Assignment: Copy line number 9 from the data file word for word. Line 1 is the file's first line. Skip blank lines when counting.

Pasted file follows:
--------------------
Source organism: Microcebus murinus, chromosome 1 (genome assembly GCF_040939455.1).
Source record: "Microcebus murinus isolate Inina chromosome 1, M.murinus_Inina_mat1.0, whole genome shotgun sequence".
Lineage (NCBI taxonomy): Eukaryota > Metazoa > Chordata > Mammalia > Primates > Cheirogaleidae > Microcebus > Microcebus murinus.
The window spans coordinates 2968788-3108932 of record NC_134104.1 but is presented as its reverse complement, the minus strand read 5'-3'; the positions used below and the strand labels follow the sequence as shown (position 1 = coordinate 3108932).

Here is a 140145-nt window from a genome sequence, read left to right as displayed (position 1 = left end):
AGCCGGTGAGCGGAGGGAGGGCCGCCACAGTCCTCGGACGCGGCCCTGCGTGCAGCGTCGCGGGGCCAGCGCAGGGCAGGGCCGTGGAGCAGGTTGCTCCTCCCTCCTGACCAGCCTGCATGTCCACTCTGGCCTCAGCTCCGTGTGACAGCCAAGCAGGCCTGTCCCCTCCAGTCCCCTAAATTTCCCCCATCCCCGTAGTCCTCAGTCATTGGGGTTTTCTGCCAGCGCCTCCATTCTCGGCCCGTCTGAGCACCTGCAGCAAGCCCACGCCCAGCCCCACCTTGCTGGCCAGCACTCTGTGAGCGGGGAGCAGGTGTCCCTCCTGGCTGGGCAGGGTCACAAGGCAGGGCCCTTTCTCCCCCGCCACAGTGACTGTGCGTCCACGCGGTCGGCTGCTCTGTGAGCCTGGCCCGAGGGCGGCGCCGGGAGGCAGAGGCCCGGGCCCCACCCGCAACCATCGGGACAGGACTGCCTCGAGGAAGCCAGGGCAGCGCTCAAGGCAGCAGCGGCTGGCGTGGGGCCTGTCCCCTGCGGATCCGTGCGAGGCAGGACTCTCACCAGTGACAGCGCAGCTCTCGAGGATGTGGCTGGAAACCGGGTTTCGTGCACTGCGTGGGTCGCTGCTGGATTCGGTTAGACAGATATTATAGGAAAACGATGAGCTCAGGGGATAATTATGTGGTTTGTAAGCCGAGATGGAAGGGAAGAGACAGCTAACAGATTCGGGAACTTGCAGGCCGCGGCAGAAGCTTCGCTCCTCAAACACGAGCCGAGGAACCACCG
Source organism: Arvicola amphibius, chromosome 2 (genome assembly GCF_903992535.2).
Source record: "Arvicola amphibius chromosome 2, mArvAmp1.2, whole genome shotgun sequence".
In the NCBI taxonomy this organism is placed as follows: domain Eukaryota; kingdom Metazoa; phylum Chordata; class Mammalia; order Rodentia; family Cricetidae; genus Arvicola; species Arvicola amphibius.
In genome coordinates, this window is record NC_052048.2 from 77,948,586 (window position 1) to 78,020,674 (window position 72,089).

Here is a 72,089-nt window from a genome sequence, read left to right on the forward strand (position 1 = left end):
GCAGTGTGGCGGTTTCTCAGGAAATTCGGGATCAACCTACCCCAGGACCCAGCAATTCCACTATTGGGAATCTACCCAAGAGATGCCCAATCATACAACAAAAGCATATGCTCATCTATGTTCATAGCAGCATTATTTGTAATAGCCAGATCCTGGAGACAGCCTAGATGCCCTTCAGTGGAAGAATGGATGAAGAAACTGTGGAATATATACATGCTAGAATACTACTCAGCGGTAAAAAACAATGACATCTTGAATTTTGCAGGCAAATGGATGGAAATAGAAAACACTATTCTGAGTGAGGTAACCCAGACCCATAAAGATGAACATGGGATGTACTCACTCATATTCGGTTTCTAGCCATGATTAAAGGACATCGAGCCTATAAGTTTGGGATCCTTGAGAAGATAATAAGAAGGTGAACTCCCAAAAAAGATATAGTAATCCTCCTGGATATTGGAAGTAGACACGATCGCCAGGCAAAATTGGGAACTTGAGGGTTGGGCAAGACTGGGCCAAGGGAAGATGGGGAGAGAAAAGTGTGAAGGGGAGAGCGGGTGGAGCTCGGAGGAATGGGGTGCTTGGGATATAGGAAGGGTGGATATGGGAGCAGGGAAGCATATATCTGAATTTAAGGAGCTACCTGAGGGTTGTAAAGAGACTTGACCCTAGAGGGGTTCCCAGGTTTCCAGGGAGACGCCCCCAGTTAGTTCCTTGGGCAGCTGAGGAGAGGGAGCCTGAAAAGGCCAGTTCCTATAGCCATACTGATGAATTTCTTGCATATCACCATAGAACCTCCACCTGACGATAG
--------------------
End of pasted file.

In the NCBI taxonomy this organism is placed as follows: domain Eukaryota; kingdom Metazoa; phylum Chordata; class Mammalia; order Rodentia; family Cricetidae; genus Arvicola; species Arvicola amphibius.